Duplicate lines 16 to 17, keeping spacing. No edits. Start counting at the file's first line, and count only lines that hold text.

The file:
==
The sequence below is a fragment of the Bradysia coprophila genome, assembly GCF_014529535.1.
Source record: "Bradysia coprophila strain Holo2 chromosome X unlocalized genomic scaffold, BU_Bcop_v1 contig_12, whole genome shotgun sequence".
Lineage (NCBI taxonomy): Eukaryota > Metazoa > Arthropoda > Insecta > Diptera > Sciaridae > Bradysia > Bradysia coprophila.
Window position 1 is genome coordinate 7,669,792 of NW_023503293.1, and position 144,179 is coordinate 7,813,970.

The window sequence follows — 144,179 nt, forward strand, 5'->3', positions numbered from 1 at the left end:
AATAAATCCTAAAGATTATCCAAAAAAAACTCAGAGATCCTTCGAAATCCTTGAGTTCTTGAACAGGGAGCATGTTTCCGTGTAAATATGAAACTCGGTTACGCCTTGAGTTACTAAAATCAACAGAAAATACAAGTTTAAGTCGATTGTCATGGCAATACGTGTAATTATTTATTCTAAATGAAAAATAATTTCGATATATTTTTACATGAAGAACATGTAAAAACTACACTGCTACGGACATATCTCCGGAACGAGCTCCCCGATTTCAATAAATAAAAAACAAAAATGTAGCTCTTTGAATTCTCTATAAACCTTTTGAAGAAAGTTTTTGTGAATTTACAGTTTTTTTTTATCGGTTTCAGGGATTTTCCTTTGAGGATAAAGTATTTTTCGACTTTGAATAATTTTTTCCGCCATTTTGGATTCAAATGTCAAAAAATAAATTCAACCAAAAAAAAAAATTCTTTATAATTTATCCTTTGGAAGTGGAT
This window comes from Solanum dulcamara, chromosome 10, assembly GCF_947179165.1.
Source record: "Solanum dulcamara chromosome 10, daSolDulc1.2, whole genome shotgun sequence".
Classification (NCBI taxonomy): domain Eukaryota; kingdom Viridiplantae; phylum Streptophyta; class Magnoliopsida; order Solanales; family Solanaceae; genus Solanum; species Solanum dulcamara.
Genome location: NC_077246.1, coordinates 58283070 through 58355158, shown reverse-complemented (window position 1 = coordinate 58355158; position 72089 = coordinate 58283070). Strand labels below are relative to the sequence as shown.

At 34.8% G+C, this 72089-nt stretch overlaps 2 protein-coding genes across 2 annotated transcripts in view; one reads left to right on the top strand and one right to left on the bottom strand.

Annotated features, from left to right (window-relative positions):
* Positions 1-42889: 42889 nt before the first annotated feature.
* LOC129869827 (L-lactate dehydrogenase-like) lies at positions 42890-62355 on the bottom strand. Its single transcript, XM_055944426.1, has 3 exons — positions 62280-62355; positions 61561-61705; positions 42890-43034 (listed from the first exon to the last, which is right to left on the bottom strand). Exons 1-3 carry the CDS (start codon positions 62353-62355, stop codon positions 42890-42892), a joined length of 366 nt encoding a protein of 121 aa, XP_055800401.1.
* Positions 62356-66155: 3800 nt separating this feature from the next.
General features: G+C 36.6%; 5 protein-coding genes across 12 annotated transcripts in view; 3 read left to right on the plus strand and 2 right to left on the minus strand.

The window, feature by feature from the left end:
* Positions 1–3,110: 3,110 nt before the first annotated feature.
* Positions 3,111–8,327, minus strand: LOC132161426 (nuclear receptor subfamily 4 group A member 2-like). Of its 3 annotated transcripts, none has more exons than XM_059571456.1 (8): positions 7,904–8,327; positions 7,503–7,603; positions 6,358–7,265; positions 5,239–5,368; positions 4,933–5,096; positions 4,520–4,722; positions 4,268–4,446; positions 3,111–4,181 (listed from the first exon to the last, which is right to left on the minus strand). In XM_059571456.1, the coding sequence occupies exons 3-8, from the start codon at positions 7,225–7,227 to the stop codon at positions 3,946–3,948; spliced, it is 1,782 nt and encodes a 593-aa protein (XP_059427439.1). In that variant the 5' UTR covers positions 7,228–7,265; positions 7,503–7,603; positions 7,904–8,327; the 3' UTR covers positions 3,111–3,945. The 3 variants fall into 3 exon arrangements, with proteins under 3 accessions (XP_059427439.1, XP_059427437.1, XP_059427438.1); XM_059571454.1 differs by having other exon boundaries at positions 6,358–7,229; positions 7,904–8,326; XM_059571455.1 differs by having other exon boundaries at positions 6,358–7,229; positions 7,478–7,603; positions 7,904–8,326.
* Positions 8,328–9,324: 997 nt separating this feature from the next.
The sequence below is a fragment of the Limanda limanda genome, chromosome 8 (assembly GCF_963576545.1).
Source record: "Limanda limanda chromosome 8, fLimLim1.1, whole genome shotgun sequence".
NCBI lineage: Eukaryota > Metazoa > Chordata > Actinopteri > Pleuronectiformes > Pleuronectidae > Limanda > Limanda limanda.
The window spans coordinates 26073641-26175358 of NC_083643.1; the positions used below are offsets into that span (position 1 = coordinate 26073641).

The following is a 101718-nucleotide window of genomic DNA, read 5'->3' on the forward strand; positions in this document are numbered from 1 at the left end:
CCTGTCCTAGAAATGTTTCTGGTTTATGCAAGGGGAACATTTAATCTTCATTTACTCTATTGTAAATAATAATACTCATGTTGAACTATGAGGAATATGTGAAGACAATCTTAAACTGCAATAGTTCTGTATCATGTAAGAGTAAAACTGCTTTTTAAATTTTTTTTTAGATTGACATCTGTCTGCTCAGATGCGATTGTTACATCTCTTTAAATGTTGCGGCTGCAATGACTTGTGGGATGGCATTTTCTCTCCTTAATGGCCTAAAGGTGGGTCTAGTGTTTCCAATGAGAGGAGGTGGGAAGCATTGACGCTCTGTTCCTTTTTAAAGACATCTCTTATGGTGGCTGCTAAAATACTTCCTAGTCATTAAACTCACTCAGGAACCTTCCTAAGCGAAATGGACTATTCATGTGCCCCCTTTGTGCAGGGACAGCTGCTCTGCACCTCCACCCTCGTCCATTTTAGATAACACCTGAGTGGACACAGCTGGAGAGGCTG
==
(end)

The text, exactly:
General features: G+C 36.6%; 5 protein-coding genes across 12 annotated transcripts in view; 3 read left to right on the plus strand and 2 right to left on the minus strand.

The window, feature by feature from the left end: